How deeply do you understand every threat that’s affecting your business’ Know Your Customer (KYC) workflow and increasing the cost of KYC? Every year new updates and regulatory demands come into play that impact the compliance process of financial institutions, usually in response to an unforeseen or under-regulated scandal.
Fenergo conducted a global survey, KYC Trends in 2022, of over 1,000 C-suite executives across 100 corporate and institutional banks, to uncover the direct and opportunity costs of people-driven, manual and laborious KYC processes.
The Full Cost of KYC Compliance
While understanding the identity of customers has been an essential compliance requirement for more than 50 years, subsequent waves of regulation have added cost and complexity to the process of acquiring and retaining customers.
Since the US government enacted the Bank Secrecy Act of 1970, global anti-money laundering (AML) laws have become increasingly complex, resulting in KYC processes that can grow unmanageable without using a strategic approach.
KYC is a regulatory requirement that every bank must fulfill, consisting of 3 key compliance components – from client onboarding to performing ongoing client reviews. It is the most time-consuming part of client onboarding and has significant implications for financial institutions in delaying time to revenue. A poor onboarding experience also puts the client relationship at risk.
Behind the Digital Curve
KYC processes have been left behind by the digital revolution that is sweeping through the financial services industry, resulting in an increased cost of KYC.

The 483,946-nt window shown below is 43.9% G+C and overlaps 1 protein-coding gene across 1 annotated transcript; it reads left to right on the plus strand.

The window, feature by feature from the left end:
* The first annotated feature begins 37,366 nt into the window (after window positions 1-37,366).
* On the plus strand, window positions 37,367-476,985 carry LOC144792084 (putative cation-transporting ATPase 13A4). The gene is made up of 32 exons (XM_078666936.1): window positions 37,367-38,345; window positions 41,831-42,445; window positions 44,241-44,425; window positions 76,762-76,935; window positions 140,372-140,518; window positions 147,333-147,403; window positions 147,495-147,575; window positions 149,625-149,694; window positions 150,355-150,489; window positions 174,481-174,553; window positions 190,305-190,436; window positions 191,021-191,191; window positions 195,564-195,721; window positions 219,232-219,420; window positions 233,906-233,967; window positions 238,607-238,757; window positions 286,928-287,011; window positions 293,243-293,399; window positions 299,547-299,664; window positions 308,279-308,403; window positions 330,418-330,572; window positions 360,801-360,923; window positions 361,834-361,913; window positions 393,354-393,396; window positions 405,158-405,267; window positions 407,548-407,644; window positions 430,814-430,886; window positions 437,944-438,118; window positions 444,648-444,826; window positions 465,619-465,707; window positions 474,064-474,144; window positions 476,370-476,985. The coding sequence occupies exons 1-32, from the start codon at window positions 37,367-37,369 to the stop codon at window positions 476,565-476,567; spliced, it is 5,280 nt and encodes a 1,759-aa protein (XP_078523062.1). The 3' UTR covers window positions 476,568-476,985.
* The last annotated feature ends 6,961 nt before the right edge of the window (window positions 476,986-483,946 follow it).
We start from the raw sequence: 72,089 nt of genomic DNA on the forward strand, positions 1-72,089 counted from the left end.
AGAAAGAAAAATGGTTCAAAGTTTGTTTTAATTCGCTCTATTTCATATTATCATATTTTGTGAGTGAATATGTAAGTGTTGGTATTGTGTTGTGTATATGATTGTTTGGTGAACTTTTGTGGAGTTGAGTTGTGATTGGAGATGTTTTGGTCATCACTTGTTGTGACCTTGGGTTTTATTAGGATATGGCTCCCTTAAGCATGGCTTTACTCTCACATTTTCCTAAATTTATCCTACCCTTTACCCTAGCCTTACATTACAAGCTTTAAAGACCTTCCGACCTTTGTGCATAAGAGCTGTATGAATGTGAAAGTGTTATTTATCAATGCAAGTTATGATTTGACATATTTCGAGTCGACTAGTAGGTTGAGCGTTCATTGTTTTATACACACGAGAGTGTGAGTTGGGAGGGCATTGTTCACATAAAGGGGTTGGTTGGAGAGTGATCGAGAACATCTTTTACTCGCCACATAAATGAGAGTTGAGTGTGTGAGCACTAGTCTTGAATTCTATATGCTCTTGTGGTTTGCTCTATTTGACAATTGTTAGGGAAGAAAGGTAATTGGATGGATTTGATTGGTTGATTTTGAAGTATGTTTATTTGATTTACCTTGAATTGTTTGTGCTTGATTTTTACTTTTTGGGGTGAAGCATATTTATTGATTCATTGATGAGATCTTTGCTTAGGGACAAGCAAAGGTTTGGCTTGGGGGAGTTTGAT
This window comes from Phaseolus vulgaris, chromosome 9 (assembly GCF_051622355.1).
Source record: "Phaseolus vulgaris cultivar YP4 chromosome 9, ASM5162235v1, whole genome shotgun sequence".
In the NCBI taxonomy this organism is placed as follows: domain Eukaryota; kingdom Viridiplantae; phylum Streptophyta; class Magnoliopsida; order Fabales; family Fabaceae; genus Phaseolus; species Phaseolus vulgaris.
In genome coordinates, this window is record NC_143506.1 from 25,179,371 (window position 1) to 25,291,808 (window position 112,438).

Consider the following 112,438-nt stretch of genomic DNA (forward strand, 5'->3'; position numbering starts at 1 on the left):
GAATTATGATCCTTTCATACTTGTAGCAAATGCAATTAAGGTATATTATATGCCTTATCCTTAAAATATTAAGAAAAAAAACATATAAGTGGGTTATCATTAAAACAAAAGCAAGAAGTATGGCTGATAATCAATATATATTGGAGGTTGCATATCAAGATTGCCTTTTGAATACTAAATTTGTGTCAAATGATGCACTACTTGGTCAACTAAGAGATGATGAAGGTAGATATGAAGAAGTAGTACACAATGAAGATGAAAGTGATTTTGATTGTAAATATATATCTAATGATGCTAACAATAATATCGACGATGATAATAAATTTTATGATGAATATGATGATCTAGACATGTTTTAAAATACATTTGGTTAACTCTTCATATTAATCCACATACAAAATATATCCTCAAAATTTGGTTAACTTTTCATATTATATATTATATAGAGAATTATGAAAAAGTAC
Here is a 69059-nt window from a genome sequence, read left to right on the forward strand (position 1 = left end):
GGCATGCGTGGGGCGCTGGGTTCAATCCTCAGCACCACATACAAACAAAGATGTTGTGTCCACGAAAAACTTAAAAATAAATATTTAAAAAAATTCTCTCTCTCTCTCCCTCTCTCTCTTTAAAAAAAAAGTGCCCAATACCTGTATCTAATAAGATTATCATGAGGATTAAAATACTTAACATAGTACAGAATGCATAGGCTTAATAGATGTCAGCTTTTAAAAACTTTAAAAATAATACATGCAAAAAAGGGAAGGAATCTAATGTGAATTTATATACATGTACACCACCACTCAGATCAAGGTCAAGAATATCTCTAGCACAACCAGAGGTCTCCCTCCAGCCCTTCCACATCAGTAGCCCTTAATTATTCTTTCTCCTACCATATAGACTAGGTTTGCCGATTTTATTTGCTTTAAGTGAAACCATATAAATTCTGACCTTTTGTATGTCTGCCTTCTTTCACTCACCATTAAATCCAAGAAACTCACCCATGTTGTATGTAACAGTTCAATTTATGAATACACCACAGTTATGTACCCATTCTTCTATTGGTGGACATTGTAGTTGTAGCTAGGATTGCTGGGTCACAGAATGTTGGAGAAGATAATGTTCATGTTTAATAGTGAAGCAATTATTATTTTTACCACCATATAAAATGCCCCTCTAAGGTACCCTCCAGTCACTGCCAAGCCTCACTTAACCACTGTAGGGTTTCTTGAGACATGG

While the front-office is transformed, back and middle office functions are lagging. KYC operations have often been viewed as a cost center at the bottom of the list for innovation while customer-facing and revenue generating parts of the firm are prioritized. A legacy of this under-investment is a process which is still largely manual, fragile, and expensive to run.
Understanding Developing Compliance Priorities
The data from our survey paints an encouraging picture of changing attitudes. Financial crime risk is a top three investment priority for 45% of respondents, after cyber risk (49%), reflecting the new business-as-usual for banks seeking to make processes more robust, enhance controls for financial crime and protect IT infrastructure.
Tech Investment Priorities (Figure 1)
Compliance Spending for KYC
KYC is a major component of compliance spend, representing 31-40% of the total compliance budget for almost one third of banks that took part in our survey. For one fifth of firms, KYC spend is even higher at 41%-50% of the compliance budget. No firm is spending less than 10% of their compliance budget on KYC.
These figures can be attributed to the large number of full-time employees working in KYC operations. It remains a people-driven, manual operation, with a third of banks employing 1,001 to 1,500 (Figure 3) full time employees (FTEs) just to manage KYC, while another third report 1,501 to 2,000 FTEs. The largest firms employ up to 3,000 FTEs for KYC.
Percentage of Compliance Cost Base for KYC (Figure 2)
Number of Full-time KYC Employees (Figure 3)
The Real Cost of KYC
KYC reviews are incredibly time-consuming for firms that serve corporate customers.
The survey shows that a KYC review for a single corporate client takes from 31 to 60 days (Figure 5) for 40% of banks to complete. While there is clearly room for improvement in the majority of financial institutions, a minority have much further to go in expediting the KYC review process. One fifth say it takes up to 150 days and 8% take up to 210 days to complete a single review. In today’s technology-first era, that is clearly an unnecessary drain on operating costs.